Sunday, September 1, 2013

BOOK REVIEW: Unlimited by Davis Bunn

If you've read Davis Bunn's Lion of Babylon, Rare Earth, or Strait of Hormuz, you may expect the central figure in Unlimited to be similar to Marc Royce. If so, you're in for a surprise. Simon Orwell is super intelligent when it comes to science, but he has failed in most every other aspect of his life. He dropped out of MIT, became a bartender and got into illegal activity to the point where he was forced to do things he didn't want to do. He had no family and alienated the one person who cared about him. That person was his professor at MIT, Armando Vasquez.
Simon is not a very likeable character, and the more we learn about him, the harder it is to believe that he is worth caring about. The first hint that there is hope for him is that he jumps at the chance to help his former professor even though doing so jeopardizes Simon's life. He wants to make amends, but he is too late. Vasquez is killed shortly before Simon arrives.

Simon is attacked and hurt. Friends of Vasquez's take him to an orphanage run by Harold Finch. Simon is forced to stay at the orphanage while he heals and waits for a new passport. Harold, who teaches the children about God and about setting goals for themselves, sees hope for Simon.

There is a lot more at stake in the story than the question of whether Simon will become the man his professor believed he was. And it's not a decision that can be made in a vacuum. There are deadlines to meet, scientific equipment to repair, secret codes to decipher, people who are not whom they seem, and bullets to dodge. If Simon fails, lives can be lost, children can become wards of the state, drug cartels can prosper.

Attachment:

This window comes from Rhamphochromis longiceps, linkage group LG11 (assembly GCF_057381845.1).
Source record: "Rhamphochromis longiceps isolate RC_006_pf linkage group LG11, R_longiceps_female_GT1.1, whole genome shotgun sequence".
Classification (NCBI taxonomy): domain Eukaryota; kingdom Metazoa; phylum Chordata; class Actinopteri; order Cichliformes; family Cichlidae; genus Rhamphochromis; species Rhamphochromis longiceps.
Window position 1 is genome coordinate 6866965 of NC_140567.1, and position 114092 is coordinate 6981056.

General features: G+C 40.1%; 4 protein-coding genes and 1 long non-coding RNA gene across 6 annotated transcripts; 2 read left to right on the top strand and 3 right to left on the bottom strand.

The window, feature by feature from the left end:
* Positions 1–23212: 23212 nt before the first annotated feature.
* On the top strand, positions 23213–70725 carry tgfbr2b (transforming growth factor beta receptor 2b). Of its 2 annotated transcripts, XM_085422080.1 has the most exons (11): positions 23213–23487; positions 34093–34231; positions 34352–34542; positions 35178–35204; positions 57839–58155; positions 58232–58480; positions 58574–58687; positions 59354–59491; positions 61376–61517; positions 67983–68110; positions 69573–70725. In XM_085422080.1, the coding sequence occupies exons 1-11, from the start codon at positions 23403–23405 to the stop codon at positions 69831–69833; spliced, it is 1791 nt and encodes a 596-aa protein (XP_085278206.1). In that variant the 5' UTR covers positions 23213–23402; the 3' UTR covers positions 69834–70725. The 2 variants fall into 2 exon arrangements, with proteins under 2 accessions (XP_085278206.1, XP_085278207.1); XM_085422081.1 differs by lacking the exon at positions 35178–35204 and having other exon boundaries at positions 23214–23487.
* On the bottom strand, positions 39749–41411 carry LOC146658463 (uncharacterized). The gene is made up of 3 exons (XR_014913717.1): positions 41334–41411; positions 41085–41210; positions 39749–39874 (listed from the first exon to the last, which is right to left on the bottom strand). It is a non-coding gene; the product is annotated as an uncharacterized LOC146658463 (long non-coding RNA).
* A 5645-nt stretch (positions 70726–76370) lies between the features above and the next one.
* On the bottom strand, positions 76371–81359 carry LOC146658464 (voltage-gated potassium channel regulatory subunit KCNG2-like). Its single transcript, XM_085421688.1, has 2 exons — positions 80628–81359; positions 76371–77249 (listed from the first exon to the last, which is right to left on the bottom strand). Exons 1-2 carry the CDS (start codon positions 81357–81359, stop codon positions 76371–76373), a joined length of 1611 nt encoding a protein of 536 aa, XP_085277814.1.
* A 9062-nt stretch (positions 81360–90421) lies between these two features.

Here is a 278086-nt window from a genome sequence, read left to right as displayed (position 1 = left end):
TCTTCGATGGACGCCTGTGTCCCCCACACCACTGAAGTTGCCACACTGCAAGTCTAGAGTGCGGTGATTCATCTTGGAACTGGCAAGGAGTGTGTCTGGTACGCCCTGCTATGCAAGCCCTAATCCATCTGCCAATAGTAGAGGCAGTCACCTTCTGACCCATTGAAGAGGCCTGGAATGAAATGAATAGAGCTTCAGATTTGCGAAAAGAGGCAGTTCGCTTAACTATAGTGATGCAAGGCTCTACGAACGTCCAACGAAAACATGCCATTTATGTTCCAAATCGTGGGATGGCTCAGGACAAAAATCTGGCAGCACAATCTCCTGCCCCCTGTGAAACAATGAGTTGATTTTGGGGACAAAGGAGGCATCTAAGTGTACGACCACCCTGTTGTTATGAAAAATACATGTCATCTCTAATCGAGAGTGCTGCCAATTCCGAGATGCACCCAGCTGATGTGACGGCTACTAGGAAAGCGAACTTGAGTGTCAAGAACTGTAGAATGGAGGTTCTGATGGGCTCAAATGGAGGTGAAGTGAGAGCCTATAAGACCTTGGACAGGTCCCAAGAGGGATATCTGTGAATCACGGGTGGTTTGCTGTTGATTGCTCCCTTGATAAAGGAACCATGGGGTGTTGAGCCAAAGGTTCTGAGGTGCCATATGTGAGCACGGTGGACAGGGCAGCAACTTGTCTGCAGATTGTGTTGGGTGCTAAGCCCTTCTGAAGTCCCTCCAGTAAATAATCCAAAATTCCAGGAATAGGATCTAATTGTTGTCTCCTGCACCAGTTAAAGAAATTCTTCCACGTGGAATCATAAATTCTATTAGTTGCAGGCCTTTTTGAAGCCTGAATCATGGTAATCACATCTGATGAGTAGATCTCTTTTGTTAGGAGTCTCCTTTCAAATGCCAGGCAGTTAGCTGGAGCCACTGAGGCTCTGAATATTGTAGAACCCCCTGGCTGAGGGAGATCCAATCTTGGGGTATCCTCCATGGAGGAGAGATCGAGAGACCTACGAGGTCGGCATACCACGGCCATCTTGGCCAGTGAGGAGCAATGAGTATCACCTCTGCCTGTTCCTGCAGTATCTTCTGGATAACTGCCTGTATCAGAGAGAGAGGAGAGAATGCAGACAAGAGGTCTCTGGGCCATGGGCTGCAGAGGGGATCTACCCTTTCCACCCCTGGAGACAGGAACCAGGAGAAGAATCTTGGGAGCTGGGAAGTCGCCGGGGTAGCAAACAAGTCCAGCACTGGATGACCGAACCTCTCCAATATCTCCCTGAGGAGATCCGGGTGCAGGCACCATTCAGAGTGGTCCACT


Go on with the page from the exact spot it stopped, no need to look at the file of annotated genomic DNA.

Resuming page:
I found the story compelling. It is the kind you can read in a single setting if life allows. I was also intrigued by the characters. Not just Simon. By the time I got to know them, I cared about all the good ones. In these ways, Unlimited is not so different from other Bunn novels.

Unlimited is a movie novelization based on at least some actual people. Usually, an author of a novelization begins with a story and a set of characters. However, since Davis Bunn is credited as one of two screen writers on the movie, he may have had some say in the details of the movie as well. The movie will open October 11, 2013. I can hardly wait to see it.

For more information about the movie, go to

For more information about three-time Christy Award winning author, Davis Bunn, go to
Disclosure of Material Connection: I received an advance review copy of this book free from the publisher. I was not required to write a positive review. The opinions I have expressed are my own. I am disclosing this in accordance with the Federal Trade Commission’s 16 CFR, Part 255 : “Guides Concerning the Use of Endorsements and Testimonials in Advertising.”

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